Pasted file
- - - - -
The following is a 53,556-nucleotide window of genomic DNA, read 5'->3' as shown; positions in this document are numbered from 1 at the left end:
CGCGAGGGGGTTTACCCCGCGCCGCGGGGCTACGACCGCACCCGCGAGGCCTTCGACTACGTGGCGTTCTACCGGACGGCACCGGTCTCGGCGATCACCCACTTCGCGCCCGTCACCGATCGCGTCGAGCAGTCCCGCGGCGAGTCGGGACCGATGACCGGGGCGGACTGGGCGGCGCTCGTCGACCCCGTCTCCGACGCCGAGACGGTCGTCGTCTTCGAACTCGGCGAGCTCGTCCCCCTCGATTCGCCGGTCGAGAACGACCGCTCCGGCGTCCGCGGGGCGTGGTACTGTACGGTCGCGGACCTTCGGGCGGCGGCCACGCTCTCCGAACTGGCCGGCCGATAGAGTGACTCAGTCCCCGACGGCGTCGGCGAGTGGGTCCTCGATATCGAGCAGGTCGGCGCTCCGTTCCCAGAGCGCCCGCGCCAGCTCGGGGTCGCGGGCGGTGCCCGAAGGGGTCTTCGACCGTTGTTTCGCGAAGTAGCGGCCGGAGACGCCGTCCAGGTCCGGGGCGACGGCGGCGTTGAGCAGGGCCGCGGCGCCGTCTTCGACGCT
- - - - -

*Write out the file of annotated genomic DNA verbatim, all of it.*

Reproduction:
The following is a 53,556-nucleotide window of genomic DNA, read 5'->3' as shown; positions in this document are numbered from 1 at the left end:
CGCGAGGGGGTTTACCCCGCGCCGCGGGGCTACGACCGCACCCGCGAGGCCTTCGACTACGTGGCGTTCTACCGGACGGCACCGGTCTCGGCGATCACCCACTTCGCGCCCGTCACCGATCGCGTCGAGCAGTCCCGCGGCGAGTCGGGACCGATGACCGGGGCGGACTGGGCGGCGCTCGTCGACCCCGTCTCCGACGCCGAGACGGTCGTCGTCTTCGAACTCGGCGAGCTCGTCCCCCTCGATTCGCCGGTCGAGAACGACCGCTCCGGCGTCCGCGGGGCGTGGTACTGTACGGTCGCGGACCTTCGGGCGGCGGCCACGCTCTCCGAACTGGCCGGCCGATAGAGTGACTCAGTCCCCGACGGCGTCGGCGAGTGGGTCCTCGATATCGAGCAGGTCGGCGCTCCGTTCCCAGAGCGCCCGCGCCAGCTCGGGGTCGCGGGCGGTGCCCGAAGGGGTCTTCGACCGTTGTTTCGCGAAGTAGCGGCCGGAGACGCCGTCCAGGTCCGGGGCGACGGCGGCGTTGAGCAGGGCCGCGGCGCCGTCTTCGACGCT